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Tuesday, March 11, 2014

Small Business Optimism Declined in February

The NFIBs Small Business Optimism index declined to 91.4 in February from 94.1, its first decline in four months. February’s decline was broad based, with six of the ten sub-indices dropping. The winter weather seemed to adversely affect the index.



Financing continues to be the least cited concern holding back small business conditions, with 2% of respondents citing it as the single more important problem. Government requirement and red tape jumped to the top spot, but still dropped 1 % to 21%. Poor sales and the quality of labor concerns rose a combined 5% from the month prior as the largest problem facing small businesses.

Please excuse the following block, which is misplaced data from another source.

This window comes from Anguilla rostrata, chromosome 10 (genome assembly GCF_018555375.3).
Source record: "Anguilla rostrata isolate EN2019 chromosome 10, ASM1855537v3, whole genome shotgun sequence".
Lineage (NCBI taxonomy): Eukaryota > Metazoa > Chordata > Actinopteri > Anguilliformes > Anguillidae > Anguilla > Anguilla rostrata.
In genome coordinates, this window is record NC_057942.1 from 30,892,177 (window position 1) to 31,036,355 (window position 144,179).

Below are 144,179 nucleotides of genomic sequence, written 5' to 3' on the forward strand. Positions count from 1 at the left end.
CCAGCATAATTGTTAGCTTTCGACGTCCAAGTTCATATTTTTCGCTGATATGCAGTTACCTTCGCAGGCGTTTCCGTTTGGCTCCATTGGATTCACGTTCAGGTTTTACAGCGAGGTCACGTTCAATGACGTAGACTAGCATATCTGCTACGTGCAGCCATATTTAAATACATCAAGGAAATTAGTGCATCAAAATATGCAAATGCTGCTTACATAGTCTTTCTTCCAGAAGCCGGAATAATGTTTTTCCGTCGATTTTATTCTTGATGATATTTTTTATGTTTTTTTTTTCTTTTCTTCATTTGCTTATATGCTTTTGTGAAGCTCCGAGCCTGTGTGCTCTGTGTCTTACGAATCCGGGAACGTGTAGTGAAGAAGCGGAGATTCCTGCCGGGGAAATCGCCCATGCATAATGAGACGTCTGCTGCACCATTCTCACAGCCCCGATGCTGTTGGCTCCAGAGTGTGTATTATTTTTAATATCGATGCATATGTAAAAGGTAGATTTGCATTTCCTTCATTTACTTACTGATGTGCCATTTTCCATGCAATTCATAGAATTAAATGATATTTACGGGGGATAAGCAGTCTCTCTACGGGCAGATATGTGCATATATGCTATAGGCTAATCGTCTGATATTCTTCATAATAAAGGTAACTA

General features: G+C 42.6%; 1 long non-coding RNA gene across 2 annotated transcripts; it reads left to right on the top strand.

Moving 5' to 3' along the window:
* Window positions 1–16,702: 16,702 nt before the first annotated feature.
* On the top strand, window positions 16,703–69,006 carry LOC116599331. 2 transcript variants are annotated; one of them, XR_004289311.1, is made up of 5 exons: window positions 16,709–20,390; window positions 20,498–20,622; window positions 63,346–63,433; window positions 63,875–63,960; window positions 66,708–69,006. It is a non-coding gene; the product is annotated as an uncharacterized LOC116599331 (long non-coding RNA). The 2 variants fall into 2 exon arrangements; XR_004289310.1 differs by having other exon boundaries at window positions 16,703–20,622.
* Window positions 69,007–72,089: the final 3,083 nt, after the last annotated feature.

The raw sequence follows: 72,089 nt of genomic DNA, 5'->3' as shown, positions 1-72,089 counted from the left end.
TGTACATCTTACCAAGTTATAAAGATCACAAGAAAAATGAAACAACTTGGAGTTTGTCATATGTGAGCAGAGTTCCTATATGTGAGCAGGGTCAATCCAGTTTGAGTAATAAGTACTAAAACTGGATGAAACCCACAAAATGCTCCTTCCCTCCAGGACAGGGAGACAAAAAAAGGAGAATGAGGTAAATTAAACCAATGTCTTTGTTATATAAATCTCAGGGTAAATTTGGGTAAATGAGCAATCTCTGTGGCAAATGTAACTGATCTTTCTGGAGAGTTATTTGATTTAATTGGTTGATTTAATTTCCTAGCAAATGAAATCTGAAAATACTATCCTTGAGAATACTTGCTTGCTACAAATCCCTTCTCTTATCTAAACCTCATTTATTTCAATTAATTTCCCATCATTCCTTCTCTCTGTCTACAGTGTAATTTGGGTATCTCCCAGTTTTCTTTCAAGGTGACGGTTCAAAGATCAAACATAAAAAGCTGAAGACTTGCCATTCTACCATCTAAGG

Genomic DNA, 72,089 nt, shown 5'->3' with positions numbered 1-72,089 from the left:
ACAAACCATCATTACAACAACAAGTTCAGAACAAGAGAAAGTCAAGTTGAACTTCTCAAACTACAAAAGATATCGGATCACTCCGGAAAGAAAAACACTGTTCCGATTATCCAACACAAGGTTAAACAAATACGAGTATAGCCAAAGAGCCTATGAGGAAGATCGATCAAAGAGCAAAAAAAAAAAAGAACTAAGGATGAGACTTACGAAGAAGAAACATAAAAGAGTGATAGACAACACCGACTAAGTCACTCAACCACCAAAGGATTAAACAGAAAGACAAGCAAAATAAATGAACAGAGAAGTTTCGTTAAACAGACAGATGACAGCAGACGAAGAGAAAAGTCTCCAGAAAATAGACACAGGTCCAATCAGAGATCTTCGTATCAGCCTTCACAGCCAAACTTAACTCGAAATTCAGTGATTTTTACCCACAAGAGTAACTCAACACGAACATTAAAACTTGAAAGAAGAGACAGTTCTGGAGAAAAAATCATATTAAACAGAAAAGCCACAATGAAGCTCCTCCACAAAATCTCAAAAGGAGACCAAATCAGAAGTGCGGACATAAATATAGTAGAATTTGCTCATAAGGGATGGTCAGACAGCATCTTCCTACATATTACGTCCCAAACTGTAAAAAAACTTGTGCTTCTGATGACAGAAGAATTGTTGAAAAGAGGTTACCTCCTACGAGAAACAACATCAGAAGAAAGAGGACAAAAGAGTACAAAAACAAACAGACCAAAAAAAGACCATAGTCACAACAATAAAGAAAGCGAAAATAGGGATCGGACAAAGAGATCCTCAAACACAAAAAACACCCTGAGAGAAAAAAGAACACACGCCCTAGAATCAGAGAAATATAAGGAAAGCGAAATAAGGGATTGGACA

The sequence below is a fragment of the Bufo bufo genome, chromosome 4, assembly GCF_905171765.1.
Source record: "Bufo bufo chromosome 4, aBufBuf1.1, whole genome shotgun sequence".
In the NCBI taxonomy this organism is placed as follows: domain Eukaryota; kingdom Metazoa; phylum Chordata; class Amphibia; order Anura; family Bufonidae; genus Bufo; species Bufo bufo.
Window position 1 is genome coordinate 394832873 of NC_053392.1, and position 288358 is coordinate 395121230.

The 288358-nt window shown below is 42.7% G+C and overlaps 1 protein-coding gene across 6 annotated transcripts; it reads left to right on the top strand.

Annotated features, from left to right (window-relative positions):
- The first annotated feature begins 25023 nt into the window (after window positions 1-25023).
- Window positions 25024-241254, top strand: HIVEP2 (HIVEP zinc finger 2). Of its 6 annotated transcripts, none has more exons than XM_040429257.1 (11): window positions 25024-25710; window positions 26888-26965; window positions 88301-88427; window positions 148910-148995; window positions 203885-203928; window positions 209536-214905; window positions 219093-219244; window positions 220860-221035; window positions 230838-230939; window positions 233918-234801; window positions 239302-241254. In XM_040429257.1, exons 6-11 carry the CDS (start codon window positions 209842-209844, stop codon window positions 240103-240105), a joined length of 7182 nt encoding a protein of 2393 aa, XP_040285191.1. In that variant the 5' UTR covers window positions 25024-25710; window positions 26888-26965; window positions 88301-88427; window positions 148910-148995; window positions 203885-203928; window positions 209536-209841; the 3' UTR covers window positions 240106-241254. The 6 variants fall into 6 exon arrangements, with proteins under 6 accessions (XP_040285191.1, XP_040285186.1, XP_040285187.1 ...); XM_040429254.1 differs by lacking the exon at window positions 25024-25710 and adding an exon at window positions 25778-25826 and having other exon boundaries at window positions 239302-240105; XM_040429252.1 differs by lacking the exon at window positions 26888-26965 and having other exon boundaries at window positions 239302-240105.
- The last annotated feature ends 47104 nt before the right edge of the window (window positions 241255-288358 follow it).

The details of the report were weak. Six of the ten index components turned negative, declining a combined 30%. The outlook for real sales took the biggest hit, dropping 12 points to 3%. Small businesses are also pessimistic about the economy improving, as the expectations for the economy to improve sub-index dropped 8 points to a more negative reading of -19%. Only plans to make capital outlays increased, by 1 point to 25%.

Current job openings remained the same as the previous month, showing no improvement. Job creation plans drooped 5 points and employment gains were weak. Firms hired an average 0.11 workers in February.

The data points to a steady unemployment rate and a mid 2% GDO growth rate in 2014.

Read the NFIB report.

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